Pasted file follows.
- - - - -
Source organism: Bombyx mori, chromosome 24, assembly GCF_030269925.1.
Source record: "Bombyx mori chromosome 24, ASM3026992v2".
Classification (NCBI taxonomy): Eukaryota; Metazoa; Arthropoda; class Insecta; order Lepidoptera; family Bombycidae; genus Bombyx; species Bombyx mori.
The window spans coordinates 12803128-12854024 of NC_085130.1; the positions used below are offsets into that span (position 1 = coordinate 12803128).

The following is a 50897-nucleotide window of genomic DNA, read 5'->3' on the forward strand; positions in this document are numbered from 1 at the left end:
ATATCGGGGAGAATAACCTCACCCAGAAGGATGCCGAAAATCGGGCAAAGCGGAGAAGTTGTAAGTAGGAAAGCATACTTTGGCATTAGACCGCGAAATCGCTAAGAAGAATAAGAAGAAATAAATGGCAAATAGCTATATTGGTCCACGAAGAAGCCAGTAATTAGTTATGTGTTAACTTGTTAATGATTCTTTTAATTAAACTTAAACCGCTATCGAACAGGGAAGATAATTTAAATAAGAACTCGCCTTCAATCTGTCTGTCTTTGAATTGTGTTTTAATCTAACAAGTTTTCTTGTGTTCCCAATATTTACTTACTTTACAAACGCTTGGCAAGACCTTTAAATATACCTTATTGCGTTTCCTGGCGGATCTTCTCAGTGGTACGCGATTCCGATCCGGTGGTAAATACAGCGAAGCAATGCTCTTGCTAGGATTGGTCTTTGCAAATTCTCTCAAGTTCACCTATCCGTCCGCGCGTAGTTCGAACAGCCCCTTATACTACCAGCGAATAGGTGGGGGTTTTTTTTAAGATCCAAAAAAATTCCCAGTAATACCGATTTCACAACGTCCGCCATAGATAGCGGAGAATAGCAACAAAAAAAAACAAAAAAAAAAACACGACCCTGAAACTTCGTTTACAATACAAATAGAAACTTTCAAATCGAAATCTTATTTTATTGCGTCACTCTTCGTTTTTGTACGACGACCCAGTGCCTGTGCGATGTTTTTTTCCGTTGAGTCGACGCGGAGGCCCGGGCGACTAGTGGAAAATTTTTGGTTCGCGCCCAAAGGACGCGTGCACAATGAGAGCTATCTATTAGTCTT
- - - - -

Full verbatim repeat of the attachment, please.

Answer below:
Source organism: Bombyx mori, chromosome 24, assembly GCF_030269925.1.
Source record: "Bombyx mori chromosome 24, ASM3026992v2".
Classification (NCBI taxonomy): Eukaryota; Metazoa; Arthropoda; class Insecta; order Lepidoptera; family Bombycidae; genus Bombyx; species Bombyx mori.
The window spans coordinates 12803128-12854024 of NC_085130.1; the positions used below are offsets into that span (position 1 = coordinate 12803128).

The following is a 50897-nucleotide window of genomic DNA, read 5'->3' on the forward strand; positions in this document are numbered from 1 at the left end:
ATATCGGGGAGAATAACCTCACCCAGAAGGATGCCGAAAATCGGGCAAAGCGGAGAAGTTGTAAGTAGGAAAGCATACTTTGGCATTAGACCGCGAAATCGCTAAGAAGAATAAGAAGAAATAAATGGCAAATAGCTATATTGGTCCACGAAGAAGCCAGTAATTAGTTATGTGTTAACTTGTTAATGATTCTTTTAATTAAACTTAAACCGCTATCGAACAGGGAAGATAATTTAAATAAGAACTCGCCTTCAATCTGTCTGTCTTTGAATTGTGTTTTAATCTAACAAGTTTTCTTGTGTTCCCAATATTTACTTACTTTACAAACGCTTGGCAAGACCTTTAAATATACCTTATTGCGTTTCCTGGCGGATCTTCTCAGTGGTACGCGATTCCGATCCGGTGGTAAATACAGCGAAGCAATGCTCTTGCTAGGATTGGTCTTTGCAAATTCTCTCAAGTTCACCTATCCGTCCGCGCGTAGTTCGAACAGCCCCTTATACTACCAGCGAATAGGTGGGGGTTTTTTTTAAGATCCAAAAAAATTCCCAGTAATACCGATTTCACAACGTCCGCCATAGATAGCGGAGAATAGCAACAAAAAAAAACAAAAAAAAAAACACGACCCTGAAACTTCGTTTACAATACAAATAGAAACTTTCAAATCGAAATCTTATTTTATTGCGTCACTCTTCGTTTTTGTACGACGACCCAGTGCCTGTGCGATGTTTTTTTCCGTTGAGTCGACGCGGAGGCCCGGGCGACTAGTGGAAAATTTTTGGTTCGCGCCCAAAGGACGCGTGCACAATGAGAGCTATCTATTAGTCTT